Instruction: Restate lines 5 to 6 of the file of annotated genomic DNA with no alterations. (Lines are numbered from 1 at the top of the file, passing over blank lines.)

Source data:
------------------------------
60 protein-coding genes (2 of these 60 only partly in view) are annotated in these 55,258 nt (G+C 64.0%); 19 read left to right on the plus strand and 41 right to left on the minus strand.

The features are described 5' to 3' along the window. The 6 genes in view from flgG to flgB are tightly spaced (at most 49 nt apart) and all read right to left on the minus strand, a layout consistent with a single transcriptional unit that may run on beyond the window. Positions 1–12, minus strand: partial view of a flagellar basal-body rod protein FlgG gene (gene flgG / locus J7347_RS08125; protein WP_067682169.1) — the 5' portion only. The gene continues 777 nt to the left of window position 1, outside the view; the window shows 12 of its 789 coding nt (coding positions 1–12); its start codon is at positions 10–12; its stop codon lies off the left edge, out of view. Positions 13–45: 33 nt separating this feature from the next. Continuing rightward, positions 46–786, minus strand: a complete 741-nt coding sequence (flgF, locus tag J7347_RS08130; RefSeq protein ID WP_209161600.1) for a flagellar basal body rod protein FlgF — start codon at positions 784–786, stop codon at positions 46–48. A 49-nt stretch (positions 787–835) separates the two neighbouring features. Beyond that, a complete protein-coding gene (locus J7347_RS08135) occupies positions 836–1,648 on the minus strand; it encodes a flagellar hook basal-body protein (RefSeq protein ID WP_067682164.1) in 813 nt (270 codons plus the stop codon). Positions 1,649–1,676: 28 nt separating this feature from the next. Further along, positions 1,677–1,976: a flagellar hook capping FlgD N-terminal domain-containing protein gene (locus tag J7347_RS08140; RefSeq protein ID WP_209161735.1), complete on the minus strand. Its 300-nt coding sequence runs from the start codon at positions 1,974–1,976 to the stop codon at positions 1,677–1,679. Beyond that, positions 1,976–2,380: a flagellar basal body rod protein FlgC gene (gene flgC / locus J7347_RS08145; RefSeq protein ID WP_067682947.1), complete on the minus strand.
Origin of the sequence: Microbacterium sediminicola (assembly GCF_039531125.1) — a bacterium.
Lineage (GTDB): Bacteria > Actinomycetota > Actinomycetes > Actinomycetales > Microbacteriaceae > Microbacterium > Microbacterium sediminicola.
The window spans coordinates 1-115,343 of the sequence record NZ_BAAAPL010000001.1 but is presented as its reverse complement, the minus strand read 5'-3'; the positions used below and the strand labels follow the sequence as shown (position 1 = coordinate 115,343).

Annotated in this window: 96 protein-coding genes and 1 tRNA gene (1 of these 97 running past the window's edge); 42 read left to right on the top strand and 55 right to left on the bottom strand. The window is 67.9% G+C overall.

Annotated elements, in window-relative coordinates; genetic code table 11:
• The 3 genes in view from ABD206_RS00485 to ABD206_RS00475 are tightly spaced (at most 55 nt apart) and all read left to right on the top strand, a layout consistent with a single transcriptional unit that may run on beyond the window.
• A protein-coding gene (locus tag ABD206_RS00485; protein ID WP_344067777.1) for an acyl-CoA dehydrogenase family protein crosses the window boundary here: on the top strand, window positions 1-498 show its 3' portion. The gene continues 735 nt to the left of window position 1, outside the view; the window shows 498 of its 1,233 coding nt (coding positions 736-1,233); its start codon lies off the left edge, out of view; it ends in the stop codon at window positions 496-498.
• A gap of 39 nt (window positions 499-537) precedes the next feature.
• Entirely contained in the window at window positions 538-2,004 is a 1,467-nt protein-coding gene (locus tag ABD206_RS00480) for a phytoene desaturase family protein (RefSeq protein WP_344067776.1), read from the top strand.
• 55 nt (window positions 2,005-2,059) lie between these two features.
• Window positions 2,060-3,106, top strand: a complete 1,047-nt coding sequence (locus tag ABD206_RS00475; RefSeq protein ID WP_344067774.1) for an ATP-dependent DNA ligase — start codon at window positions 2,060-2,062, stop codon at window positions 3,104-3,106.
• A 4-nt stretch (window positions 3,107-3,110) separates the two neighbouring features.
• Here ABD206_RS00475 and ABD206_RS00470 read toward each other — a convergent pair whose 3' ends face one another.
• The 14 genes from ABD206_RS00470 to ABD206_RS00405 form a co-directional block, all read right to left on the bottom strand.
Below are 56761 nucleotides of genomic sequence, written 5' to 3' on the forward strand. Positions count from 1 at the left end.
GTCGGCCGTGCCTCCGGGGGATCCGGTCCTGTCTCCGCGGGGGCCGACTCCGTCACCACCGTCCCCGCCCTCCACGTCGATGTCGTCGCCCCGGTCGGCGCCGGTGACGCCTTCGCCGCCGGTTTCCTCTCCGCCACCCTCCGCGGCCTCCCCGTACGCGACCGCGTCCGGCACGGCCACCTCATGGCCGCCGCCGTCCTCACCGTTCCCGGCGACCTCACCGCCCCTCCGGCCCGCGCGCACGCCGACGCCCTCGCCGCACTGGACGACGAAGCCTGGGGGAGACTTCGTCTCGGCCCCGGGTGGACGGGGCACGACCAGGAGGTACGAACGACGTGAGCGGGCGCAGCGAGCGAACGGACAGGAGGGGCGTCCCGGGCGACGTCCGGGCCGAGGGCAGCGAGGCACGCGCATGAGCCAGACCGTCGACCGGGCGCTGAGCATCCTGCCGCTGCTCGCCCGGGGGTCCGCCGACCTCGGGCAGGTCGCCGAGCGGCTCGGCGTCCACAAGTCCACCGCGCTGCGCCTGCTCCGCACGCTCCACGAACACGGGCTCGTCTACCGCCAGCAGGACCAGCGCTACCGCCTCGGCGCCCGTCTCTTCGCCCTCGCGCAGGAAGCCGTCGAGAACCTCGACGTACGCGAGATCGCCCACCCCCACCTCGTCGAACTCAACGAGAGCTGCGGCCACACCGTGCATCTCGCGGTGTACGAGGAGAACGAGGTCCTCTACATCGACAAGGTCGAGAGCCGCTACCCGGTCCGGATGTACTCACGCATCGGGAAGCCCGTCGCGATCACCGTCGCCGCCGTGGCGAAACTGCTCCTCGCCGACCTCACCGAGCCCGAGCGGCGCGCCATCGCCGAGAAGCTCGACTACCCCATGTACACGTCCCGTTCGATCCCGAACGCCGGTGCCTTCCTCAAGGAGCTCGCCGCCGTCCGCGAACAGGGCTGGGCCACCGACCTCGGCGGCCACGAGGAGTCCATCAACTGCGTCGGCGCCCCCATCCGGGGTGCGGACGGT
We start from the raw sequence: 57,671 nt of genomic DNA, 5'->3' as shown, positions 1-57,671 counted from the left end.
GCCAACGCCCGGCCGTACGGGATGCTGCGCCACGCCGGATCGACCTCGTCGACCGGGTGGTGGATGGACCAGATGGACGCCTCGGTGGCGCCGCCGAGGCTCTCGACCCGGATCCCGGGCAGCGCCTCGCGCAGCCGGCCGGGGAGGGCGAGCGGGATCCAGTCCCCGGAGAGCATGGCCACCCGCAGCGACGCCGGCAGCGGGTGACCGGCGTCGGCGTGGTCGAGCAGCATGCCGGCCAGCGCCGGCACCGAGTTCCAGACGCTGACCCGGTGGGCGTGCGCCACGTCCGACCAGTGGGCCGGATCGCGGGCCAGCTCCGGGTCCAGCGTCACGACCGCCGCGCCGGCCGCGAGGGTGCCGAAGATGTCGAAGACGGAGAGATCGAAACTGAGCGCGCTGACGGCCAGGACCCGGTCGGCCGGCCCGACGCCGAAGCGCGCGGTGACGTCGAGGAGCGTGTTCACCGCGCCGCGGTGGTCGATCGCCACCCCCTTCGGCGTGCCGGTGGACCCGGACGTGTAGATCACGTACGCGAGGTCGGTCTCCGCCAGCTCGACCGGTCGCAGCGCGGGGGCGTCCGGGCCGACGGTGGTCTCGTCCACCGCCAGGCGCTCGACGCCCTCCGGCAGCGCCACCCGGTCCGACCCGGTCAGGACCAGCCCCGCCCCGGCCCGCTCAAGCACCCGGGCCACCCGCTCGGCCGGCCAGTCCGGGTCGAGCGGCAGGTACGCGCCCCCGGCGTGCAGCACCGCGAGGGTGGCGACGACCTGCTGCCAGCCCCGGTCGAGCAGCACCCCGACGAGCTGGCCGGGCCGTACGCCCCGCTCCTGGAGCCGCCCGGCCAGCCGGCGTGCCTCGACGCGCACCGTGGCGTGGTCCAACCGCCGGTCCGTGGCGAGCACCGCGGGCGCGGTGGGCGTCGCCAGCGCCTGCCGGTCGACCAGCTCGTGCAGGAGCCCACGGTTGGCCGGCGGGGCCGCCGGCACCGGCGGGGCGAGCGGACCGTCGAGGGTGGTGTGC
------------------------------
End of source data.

The window spans coordinates 1-115,343 of the sequence record NZ_BAAAPL010000001.1 but is presented as its reverse complement, the minus strand read 5'-3'; the positions used below and the strand labels follow the sequence as shown (position 1 = coordinate 115,343).

Annotated in this window: 96 protein-coding genes and 1 tRNA gene (1 of these 97 running past the window's edge); 42 read left to right on the top strand and 55 right to left on the bottom strand. The window is 67.9% G+C overall.